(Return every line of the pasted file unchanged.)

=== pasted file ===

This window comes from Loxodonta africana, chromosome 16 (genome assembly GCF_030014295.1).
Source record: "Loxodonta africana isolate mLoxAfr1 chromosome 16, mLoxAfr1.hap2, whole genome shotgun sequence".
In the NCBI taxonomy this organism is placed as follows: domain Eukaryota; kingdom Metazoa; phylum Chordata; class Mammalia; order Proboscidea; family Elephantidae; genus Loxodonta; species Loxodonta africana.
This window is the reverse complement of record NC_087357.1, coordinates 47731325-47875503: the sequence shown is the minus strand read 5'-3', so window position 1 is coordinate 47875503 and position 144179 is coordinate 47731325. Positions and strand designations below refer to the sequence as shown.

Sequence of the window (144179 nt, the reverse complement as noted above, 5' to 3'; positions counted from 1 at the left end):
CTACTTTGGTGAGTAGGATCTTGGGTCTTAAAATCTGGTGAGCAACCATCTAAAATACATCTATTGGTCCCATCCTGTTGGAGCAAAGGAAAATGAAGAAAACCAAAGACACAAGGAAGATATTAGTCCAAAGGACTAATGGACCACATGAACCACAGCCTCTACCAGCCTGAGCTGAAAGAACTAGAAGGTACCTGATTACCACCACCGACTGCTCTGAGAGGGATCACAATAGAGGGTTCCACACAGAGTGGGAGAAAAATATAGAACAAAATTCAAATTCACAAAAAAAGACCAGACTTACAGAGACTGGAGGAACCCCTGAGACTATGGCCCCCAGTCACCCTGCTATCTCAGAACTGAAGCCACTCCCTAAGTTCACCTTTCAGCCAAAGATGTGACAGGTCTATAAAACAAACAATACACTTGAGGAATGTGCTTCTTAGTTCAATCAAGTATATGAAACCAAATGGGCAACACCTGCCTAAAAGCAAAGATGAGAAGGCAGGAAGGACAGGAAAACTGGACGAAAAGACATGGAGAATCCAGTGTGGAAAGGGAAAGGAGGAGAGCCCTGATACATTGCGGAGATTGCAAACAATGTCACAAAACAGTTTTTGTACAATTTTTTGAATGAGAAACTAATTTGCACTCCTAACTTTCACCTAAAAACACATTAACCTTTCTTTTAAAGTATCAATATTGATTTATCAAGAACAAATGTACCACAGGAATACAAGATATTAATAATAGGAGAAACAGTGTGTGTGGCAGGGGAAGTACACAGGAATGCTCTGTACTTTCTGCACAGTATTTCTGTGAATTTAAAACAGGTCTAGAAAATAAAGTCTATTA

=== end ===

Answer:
This window comes from Loxodonta africana, chromosome 16 (genome assembly GCF_030014295.1).
Source record: "Loxodonta africana isolate mLoxAfr1 chromosome 16, mLoxAfr1.hap2, whole genome shotgun sequence".
In the NCBI taxonomy this organism is placed as follows: domain Eukaryota; kingdom Metazoa; phylum Chordata; class Mammalia; order Proboscidea; family Elephantidae; genus Loxodonta; species Loxodonta africana.
This window is the reverse complement of record NC_087357.1, coordinates 47731325-47875503: the sequence shown is the minus strand read 5'-3', so window position 1 is coordinate 47875503 and position 144179 is coordinate 47731325. Positions and strand designations below refer to the sequence as shown.

Sequence of the window (144179 nt, the reverse complement as noted above, 5' to 3'; positions counted from 1 at the left end):
CTACTTTGGTGAGTAGGATCTTGGGTCTTAAAATCTGGTGAGCAACCATCTAAAATACATCTATTGGTCCCATCCTGTTGGAGCAAAGGAAAATGAAGAAAACCAAAGACACAAGGAAGATATTAGTCCAAAGGACTAATGGACCACATGAACCACAGCCTCTACCAGCCTGAGCTGAAAGAACTAGAAGGTACCTGATTACCACCACCGACTGCTCTGAGAGGGATCACAATAGAGGGTTCCACACAGAGTGGGAGAAAAATATAGAACAAAATTCAAATTCACAAAAAAAGACCAGACTTACAGAGACTGGAGGAACCCCTGAGACTATGGCCCCCAGTCACCCTGCTATCTCAGAACTGAAGCCACTCCCTAAGTTCACCTTTCAGCCAAAGATGTGACAGGTCTATAAAACAAACAATACACTTGAGGAATGTGCTTCTTAGTTCAATCAAGTATATGAAACCAAATGGGCAACACCTGCCTAAAAGCAAAGATGAGAAGGCAGGAAGGACAGGAAAACTGGACGAAAAGACATGGAGAATCCAGTGTGGAAAGGGAAAGGAGGAGAGCCCTGATACATTGCGGAGATTGCAAACAATGTCACAAAACAGTTTTTGTACAATTTTTTGAATGAGAAACTAATTTGCACTCCTAACTTTCACCTAAAAACACATTAACCTTTCTTTTAAAGTATCAATATTGATTTATCAAGAACAAATGTACCACAGGAATACAAGATATTAATAATAGGAGAAACAGTGTGTGTGGCAGGGGAAGTACACAGGAATGCTCTGTACTTTCTGCACAGTATTTCTGTGAATTTAAAACAGGTCTAGAAAATAAAGTCTATTA